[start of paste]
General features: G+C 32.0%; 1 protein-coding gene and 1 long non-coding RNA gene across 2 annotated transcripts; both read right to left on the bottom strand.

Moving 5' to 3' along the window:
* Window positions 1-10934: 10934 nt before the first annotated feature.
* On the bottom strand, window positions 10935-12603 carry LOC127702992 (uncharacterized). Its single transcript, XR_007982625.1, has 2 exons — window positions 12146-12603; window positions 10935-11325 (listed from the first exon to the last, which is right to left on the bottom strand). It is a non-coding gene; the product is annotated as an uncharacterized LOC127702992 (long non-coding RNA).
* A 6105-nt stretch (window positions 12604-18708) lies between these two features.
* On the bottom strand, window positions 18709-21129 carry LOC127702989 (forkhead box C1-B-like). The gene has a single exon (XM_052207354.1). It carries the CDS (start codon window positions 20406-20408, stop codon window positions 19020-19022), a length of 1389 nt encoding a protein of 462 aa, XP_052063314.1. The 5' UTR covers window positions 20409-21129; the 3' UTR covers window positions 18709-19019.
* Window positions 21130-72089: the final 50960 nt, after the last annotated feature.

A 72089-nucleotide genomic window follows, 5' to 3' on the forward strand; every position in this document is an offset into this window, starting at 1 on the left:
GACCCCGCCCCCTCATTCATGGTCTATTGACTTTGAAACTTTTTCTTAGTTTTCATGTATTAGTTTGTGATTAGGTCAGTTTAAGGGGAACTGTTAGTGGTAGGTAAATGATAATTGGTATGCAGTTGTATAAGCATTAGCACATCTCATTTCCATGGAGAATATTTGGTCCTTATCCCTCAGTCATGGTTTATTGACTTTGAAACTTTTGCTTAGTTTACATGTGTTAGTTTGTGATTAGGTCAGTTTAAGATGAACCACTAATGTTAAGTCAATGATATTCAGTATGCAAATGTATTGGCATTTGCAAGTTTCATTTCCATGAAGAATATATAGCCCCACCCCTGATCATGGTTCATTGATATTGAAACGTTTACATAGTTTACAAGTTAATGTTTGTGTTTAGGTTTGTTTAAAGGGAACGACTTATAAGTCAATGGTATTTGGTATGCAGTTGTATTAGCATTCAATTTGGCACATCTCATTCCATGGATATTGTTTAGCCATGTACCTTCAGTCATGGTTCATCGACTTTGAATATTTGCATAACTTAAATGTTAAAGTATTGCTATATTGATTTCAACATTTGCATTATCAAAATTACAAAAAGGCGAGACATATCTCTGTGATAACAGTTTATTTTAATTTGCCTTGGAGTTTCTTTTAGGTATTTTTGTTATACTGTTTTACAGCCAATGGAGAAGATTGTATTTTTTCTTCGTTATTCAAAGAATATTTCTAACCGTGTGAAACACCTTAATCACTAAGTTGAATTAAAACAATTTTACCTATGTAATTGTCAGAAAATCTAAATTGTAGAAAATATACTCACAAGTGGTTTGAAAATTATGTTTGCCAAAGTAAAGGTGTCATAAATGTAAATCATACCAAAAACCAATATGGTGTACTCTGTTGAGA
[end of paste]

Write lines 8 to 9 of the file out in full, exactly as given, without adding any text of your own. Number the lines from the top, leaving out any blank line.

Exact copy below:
A 72089-nucleotide genomic window follows, 5' to 3' on the forward strand; every position in this document is an offset into this window, starting at 1 on the left:
GACCCCGCCCCCTCATTCATGGTCTATTGACTTTGAAACTTTTTCTTAGTTTTCATGTATTAGTTTGTGATTAGGTCAGTTTAAGGGGAACTGTTAGTGGTAGGTAAATGATAATTGGTATGCAGTTGTATAAGCATTAGCACATCTCATTTCCATGGAGAATATTTGGTCCTTATCCCTCAGTCATGGTTTATTGACTTTGAAACTTTTGCTTAGTTTACATGTGTTAGTTTGTGATTAGGTCAGTTTAAGATGAACCACTAATGTTAAGTCAATGATATTCAGTATGCAAATGTATTGGCATTTGCAAGTTTCATTTCCATGAAGAATATATAGCCCCACCCCTGATCATGGTTCATTGATATTGAAACGTTTACATAGTTTACAAGTTAATGTTTGTGTTTAGGTTTGTTTAAAGGGAACGACTTATAAGTCAATGGTATTTGGTATGCAGTTGTATTAGCATTCAATTTGGCACATCTCATTCCATGGATATTGTTTAGCCATGTACCTTCAGTCATGGTTCATCGACTTTGAATATTTGCATAACTTAAATGTTAAAGTATTGCTATATTGATTTCAACATTTGCATTATCAAAATTACAAAAAGGCGAGACATATCTCTGTGATAACAGTTTATTTTAATTTGCCTTGGAGTTTCTTTTAGGTATTTTTGTTATACTGTTTTACAGCCAATGGAGAAGATTGTATTTTTTCTTCGTTATTCAAAGAATATTTCTAACCGTGTGAAACACCTTAATCACTAAGTTGAATTAAAACAATTTTACCTATGTAATTGTCAGAAAATCTAAATTGTAGAAAATATACTCACAAGTGGTTTGAAAATTATGTTTGCCAAAGTAAAGGTGTCATAAATGTAAATCATACCAAAAACCAATATGGTGTACTCTGTTGAGA